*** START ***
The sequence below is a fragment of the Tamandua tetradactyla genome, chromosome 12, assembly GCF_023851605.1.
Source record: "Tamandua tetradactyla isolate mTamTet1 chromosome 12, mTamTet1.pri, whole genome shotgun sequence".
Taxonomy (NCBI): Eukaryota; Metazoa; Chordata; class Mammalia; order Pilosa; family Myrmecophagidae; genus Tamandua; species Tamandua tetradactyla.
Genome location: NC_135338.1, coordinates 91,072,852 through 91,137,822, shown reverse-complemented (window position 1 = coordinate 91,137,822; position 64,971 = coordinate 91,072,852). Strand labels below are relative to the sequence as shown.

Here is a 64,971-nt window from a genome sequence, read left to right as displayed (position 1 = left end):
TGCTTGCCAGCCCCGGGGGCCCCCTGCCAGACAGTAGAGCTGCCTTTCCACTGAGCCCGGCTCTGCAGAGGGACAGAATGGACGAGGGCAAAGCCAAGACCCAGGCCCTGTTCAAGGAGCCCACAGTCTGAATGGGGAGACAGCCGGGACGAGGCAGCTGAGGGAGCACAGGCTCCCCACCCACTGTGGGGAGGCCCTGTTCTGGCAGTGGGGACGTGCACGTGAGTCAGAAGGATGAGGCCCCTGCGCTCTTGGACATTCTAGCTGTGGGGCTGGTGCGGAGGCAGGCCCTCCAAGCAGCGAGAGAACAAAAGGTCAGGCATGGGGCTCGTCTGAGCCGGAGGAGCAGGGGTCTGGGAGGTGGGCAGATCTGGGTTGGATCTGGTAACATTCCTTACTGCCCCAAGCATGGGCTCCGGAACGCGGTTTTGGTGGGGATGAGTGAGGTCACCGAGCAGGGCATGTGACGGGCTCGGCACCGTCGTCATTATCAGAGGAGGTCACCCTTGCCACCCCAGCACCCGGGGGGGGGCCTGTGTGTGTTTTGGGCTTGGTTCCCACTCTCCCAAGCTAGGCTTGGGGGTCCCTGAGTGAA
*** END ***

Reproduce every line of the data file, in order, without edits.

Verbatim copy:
The sequence below is a fragment of the Tamandua tetradactyla genome, chromosome 12, assembly GCF_023851605.1.
Source record: "Tamandua tetradactyla isolate mTamTet1 chromosome 12, mTamTet1.pri, whole genome shotgun sequence".
Taxonomy (NCBI): Eukaryota; Metazoa; Chordata; class Mammalia; order Pilosa; family Myrmecophagidae; genus Tamandua; species Tamandua tetradactyla.
Genome location: NC_135338.1, coordinates 91,072,852 through 91,137,822, shown reverse-complemented (window position 1 = coordinate 91,137,822; position 64,971 = coordinate 91,072,852). Strand labels below are relative to the sequence as shown.

Here is a 64,971-nt window from a genome sequence, read left to right as displayed (position 1 = left end):
TGCTTGCCAGCCCCGGGGGCCCCCTGCCAGACAGTAGAGCTGCCTTTCCACTGAGCCCGGCTCTGCAGAGGGACAGAATGGACGAGGGCAAAGCCAAGACCCAGGCCCTGTTCAAGGAGCCCACAGTCTGAATGGGGAGACAGCCGGGACGAGGCAGCTGAGGGAGCACAGGCTCCCCACCCACTGTGGGGAGGCCCTGTTCTGGCAGTGGGGACGTGCACGTGAGTCAGAAGGATGAGGCCCCTGCGCTCTTGGACATTCTAGCTGTGGGGCTGGTGCGGAGGCAGGCCCTCCAAGCAGCGAGAGAACAAAAGGTCAGGCATGGGGCTCGTCTGAGCCGGAGGAGCAGGGGTCTGGGAGGTGGGCAGATCTGGGTTGGATCTGGTAACATTCCTTACTGCCCCAAGCATGGGCTCCGGAACGCGGTTTTGGTGGGGATGAGTGAGGTCACCGAGCAGGGCATGTGACGGGCTCGGCACCGTCGTCATTATCAGAGGAGGTCACCCTTGCCACCCCAGCACCCGGGGGGGGGCCTGTGTGTGTTTTGGGCTTGGTTCCCACTCTCCCAAGCTAGGCTTGGGGGTCCCTGAGTGAA